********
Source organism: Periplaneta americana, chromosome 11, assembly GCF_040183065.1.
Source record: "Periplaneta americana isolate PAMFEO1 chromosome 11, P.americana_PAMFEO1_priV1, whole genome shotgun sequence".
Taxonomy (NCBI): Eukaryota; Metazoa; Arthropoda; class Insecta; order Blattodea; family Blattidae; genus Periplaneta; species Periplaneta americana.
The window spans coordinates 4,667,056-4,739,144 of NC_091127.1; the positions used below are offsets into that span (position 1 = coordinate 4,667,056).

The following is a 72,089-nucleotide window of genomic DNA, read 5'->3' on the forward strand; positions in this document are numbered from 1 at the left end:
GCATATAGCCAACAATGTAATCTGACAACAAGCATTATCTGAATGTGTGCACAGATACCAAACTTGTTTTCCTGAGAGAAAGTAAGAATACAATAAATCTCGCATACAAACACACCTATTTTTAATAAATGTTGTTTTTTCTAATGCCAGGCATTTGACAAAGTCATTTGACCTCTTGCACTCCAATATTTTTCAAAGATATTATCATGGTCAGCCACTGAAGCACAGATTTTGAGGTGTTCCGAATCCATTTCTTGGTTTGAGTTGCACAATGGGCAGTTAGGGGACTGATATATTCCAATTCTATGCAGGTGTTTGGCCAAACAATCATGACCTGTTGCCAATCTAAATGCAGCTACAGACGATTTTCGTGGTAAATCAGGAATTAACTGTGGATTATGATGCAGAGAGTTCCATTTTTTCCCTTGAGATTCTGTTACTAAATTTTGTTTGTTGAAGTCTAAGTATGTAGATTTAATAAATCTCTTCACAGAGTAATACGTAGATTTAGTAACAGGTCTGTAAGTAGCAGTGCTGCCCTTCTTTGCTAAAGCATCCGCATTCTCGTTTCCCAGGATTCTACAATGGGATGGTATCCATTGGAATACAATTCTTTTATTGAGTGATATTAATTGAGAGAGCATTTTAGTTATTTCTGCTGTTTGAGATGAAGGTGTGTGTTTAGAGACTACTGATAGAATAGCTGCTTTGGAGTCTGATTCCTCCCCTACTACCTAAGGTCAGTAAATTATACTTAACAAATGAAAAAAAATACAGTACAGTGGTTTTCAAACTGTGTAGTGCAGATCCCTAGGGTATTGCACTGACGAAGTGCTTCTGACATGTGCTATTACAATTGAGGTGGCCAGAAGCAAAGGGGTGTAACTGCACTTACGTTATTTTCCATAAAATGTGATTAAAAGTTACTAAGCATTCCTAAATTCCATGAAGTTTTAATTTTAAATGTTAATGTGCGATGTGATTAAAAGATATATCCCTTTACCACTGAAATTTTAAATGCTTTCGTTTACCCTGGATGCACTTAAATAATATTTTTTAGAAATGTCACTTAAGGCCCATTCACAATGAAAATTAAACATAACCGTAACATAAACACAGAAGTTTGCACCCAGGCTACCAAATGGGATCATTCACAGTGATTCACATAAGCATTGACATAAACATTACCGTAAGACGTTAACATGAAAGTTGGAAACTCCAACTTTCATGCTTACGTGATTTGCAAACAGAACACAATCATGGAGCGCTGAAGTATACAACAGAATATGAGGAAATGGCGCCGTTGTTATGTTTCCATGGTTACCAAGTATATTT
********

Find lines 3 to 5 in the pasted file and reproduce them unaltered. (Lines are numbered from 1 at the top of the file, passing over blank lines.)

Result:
Taxonomy (NCBI): Eukaryota; Metazoa; Arthropoda; class Insecta; order Blattodea; family Blattidae; genus Periplaneta; species Periplaneta americana.
The window spans coordinates 4,667,056-4,739,144 of NC_091127.1; the positions used below are offsets into that span (position 1 = coordinate 4,667,056).

The following is a 72,089-nucleotide window of genomic DNA, read 5'->3' on the forward strand; positions in this document are numbered from 1 at the left end: